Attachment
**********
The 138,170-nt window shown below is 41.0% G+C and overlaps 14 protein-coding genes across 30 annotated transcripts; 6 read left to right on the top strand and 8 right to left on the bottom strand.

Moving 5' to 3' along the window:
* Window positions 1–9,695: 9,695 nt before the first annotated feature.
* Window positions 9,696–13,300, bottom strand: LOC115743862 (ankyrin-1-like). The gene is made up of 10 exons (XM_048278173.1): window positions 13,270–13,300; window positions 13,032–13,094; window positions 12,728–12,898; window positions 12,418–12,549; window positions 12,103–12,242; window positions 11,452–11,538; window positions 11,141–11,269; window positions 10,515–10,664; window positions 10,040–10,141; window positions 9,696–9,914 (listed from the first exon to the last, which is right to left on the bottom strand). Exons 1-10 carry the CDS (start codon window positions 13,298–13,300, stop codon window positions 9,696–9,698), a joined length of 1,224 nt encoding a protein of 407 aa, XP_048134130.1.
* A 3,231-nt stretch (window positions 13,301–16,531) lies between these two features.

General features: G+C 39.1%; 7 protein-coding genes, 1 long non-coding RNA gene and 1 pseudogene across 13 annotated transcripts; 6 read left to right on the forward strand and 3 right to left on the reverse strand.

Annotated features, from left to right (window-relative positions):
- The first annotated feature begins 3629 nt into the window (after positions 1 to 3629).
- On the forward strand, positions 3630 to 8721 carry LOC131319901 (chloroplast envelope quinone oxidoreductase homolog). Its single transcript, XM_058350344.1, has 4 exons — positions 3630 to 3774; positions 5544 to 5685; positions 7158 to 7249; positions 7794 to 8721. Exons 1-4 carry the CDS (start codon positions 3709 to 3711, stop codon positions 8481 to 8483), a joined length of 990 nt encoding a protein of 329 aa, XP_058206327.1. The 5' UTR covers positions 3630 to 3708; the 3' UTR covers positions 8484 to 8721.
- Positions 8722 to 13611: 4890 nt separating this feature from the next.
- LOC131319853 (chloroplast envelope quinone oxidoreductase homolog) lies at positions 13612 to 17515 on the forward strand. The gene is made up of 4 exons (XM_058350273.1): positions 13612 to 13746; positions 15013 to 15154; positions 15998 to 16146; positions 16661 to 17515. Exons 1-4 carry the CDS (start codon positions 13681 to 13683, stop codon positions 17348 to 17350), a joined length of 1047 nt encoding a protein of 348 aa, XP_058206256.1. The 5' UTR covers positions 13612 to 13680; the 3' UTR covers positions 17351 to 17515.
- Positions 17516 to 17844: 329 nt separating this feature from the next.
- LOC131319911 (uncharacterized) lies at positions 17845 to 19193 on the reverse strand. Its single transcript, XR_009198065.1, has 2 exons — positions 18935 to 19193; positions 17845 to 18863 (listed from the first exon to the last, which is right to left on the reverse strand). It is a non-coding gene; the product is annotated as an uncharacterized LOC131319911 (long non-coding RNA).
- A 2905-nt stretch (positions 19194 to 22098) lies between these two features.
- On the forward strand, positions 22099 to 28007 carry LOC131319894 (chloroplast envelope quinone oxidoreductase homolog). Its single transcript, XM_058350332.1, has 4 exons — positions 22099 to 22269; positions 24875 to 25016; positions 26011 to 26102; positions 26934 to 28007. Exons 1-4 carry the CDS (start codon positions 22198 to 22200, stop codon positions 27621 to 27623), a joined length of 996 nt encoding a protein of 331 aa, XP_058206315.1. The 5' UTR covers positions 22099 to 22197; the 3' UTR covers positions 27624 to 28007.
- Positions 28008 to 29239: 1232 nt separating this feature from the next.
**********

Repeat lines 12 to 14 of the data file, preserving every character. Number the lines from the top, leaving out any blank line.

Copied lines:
- Positions 17516 to 17844: 329 nt separating this feature from the next.
- LOC131319911 (uncharacterized) lies at positions 17845 to 19193 on the reverse strand. Its single transcript, XR_009198065.1, has 2 exons — positions 18935 to 19193; positions 17845 to 18863 (listed from the first exon to the last, which is right to left on the reverse strand). It is a non-coding gene; the product is annotated as an uncharacterized LOC131319911 (long non-coding RNA).
- A 2905-nt stretch (positions 19194 to 22098) lies between these two features.